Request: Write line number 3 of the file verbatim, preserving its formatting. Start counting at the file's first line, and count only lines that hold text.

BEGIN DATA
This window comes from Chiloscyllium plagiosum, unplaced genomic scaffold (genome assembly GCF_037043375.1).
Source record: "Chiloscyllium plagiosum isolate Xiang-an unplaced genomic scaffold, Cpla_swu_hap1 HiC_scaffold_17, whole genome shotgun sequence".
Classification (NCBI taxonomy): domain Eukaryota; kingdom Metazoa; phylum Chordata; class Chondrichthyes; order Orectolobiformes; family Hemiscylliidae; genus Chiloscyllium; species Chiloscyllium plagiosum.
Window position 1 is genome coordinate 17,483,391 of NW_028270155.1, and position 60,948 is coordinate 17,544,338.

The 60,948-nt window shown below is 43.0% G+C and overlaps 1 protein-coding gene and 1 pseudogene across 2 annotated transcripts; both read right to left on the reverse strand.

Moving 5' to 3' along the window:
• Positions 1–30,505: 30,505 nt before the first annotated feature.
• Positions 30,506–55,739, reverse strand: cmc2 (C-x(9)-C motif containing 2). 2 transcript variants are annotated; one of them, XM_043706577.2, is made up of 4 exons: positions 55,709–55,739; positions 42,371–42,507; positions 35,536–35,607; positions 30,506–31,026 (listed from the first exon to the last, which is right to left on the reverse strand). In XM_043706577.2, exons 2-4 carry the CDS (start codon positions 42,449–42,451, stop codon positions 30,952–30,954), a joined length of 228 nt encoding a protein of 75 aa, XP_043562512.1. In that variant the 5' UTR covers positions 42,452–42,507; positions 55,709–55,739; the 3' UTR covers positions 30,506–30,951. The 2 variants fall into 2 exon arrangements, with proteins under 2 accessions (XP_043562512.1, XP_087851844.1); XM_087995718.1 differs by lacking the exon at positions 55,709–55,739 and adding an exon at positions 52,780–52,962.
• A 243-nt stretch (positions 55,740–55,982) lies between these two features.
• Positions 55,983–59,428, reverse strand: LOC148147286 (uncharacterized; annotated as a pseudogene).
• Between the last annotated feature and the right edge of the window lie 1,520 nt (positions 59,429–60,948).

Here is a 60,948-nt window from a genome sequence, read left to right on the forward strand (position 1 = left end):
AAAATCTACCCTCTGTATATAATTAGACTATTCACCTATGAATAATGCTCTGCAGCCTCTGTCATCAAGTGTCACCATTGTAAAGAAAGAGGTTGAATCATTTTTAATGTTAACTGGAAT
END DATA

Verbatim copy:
Classification (NCBI taxonomy): domain Eukaryota; kingdom Metazoa; phylum Chordata; class Chondrichthyes; order Orectolobiformes; family Hemiscylliidae; genus Chiloscyllium; species Chiloscyllium plagiosum.